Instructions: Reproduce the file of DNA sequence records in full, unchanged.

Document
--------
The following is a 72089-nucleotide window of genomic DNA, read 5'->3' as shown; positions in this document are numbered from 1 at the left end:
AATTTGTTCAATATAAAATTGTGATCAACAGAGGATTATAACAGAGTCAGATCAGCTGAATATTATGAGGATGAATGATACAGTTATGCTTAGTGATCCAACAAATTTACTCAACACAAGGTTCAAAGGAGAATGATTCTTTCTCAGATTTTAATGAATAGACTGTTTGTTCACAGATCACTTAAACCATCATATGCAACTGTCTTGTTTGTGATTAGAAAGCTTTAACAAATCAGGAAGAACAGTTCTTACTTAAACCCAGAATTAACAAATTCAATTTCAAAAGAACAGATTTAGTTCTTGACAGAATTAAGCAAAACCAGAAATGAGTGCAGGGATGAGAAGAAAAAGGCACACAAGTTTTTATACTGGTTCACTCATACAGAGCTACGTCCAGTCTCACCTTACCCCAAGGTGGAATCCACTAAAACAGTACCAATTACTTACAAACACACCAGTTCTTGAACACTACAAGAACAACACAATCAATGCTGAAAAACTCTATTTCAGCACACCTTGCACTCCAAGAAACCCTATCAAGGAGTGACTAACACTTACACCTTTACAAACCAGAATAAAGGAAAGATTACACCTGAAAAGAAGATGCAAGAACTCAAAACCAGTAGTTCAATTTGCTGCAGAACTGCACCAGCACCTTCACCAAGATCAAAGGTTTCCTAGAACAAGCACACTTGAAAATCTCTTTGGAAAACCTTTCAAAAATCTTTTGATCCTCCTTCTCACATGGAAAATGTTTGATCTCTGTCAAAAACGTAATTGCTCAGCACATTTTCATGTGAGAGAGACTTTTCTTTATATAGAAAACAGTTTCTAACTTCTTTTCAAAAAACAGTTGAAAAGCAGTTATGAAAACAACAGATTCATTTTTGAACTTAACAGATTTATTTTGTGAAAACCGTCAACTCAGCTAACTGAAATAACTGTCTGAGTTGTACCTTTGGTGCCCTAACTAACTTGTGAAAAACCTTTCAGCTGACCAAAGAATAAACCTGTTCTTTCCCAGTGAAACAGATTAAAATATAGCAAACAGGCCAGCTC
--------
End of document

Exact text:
The following is a 72089-nucleotide window of genomic DNA, read 5'->3' as shown; positions in this document are numbered from 1 at the left end:
AATTTGTTCAATATAAAATTGTGATCAACAGAGGATTATAACAGAGTCAGATCAGCTGAATATTATGAGGATGAATGATACAGTTATGCTTAGTGATCCAACAAATTTACTCAACACAAGGTTCAAAGGAGAATGATTCTTTCTCAGATTTTAATGAATAGACTGTTTGTTCACAGATCACTTAAACCATCATATGCAACTGTCTTGTTTGTGATTAGAAAGCTTTAACAAATCAGGAAGAACAGTTCTTACTTAAACCCAGAATTAACAAATTCAATTTCAAAAGAACAGATTTAGTTCTTGACAGAATTAAGCAAAACCAGAAATGAGTGCAGGGATGAGAAGAAAAAGGCACACAAGTTTTTATACTGGTTCACTCATACAGAGCTACGTCCAGTCTCACCTTACCCCAAGGTGGAATCCACTAAAACAGTACCAATTACTTACAAACACACCAGTTCTTGAACACTACAAGAACAACACAATCAATGCTGAAAAACTCTATTTCAGCACACCTTGCACTCCAAGAAACCCTATCAAGGAGTGACTAACACTTACACCTTTACAAACCAGAATAAAGGAAAGATTACACCTGAAAAGAAGATGCAAGAACTCAAAACCAGTAGTTCAATTTGCTGCAGAACTGCACCAGCACCTTCACCAAGATCAAAGGTTTCCTAGAACAAGCACACTTGAAAATCTCTTTGGAAAACCTTTCAAAAATCTTTTGATCCTCCTTCTCACATGGAAAATGTTTGATCTCTGTCAAAAACGTAATTGCTCAGCACATTTTCATGTGAGAGAGACTTTTCTTTATATAGAAAACAGTTTCTAACTTCTTTTCAAAAAACAGTTGAAAAGCAGTTATGAAAACAACAGATTCATTTTTGAACTTAACAGATTTATTTTGTGAAAACCGTCAACTCAGCTAACTGAAATAACTGTCTGAGTTGTACCTTTGGTGCCCTAACTAACTTGTGAAAAACCTTTCAGCTGACCAAAGAATAAACCTGTTCTTTCCCAGTGAAACAGATTAAAATATAGCAAACAGGCCAGCTC